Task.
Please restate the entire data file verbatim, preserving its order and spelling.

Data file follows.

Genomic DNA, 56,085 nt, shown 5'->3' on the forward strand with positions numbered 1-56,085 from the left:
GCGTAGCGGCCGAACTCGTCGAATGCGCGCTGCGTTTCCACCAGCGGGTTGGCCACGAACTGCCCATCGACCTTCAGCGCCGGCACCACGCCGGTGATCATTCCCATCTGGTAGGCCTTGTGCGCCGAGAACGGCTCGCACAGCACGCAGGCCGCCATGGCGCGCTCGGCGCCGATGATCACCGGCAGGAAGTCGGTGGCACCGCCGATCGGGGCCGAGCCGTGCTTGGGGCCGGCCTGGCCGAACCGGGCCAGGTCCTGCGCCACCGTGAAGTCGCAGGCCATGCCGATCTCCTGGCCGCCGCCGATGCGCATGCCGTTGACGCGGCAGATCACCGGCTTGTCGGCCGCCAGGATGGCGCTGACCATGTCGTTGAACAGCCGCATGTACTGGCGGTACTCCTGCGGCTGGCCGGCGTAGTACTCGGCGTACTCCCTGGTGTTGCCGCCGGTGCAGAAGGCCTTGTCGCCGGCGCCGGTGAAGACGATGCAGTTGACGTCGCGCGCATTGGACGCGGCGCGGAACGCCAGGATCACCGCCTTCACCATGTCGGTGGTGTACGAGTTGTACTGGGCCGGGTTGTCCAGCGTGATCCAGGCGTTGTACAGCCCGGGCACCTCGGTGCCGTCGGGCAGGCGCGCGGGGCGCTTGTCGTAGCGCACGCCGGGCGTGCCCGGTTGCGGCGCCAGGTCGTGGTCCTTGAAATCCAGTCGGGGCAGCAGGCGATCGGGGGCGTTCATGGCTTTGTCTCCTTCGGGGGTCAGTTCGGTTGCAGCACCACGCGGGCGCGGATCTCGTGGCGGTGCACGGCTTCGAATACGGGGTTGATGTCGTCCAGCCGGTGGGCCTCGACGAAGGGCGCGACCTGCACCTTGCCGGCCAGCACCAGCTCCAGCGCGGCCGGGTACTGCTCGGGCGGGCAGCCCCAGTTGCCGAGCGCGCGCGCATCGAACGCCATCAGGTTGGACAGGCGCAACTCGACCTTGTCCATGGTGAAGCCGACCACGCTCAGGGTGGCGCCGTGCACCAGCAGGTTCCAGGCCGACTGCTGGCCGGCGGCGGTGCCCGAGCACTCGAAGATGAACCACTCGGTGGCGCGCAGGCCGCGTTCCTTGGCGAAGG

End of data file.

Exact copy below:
Genomic DNA, 56,085 nt, shown 5'->3' on the forward strand with positions numbered 1-56,085 from the left:
GCGTAGCGGCCGAACTCGTCGAATGCGCGCTGCGTTTCCACCAGCGGGTTGGCCACGAACTGCCCATCGACCTTCAGCGCCGGCACCACGCCGGTGATCATTCCCATCTGGTAGGCCTTGTGCGCCGAGAACGGCTCGCACAGCACGCAGGCCGCCATGGCGCGCTCGGCGCCGATGATCACCGGCAGGAAGTCGGTGGCACCGCCGATCGGGGCCGAGCCGTGCTTGGGGCCGGCCTGGCCGAACCGGGCCAGGTCCTGCGCCACCGTGAAGTCGCAGGCCATGCCGATCTCCTGGCCGCCGCCGATGCGCATGCCGTTGACGCGGCAGATCACCGGCTTGTCGGCCGCCAGGATGGCGCTGACCATGTCGTTGAACAGCCGCATGTACTGGCGGTACTCCTGCGGCTGGCCGGCGTAGTACTCGGCGTACTCCCTGGTGTTGCCGCCGGTGCAGAAGGCCTTGTCGCCGGCGCCGGTGAAGACGATGCAGTTGACGTCGCGCGCATTGGACGCGGCGCGGAACGCCAGGATCACCGCCTTCACCATGTCGGTGGTGTACGAGTTGTACTGGGCCGGGTTGTCCAGCGTGATCCAGGCGTTGTACAGCCCGGGCACCTCGGTGCCGTCGGGCAGGCGCGCGGGGCGCTTGTCGTAGCGCACGCCGGGCGTGCCCGGTTGCGGCGCCAGGTCGTGGTCCTTGAAATCCAGTCGGGGCAGCAGGCGATCGGGGGCGTTCATGGCTTTGTCTCCTTCGGGGGTCAGTTCGGTTGCAGCACCACGCGGGCGCGGATCTCGTGGCGGTGCACGGCTTCGAATACGGGGTTGATGTCGTCCAGCCGGTGGGCCTCGACGAAGGGCGCGACCTGCACCTTGCCGGCCAGCACCAGCTCCAGCGCGGCCGGGTACTGCTCGGGCGGGCAGCCCCAGTTGCCGAGCGCGCGCGCATCGAACGCCATCAGGTTGGACAGGCGCAACTCGACCTTGTCCATGGTGAAGCCGACCACGCTCAGGGTGGCGCCGTGCACCAGCAGGTTCCAGGCCGACTGCTGGCCGGCGGCGGTGCCCGAGCACTCGAAGATGAACCACTCGGTGGCGCGCAGGCCGCGTTCCTTGGCGAAGG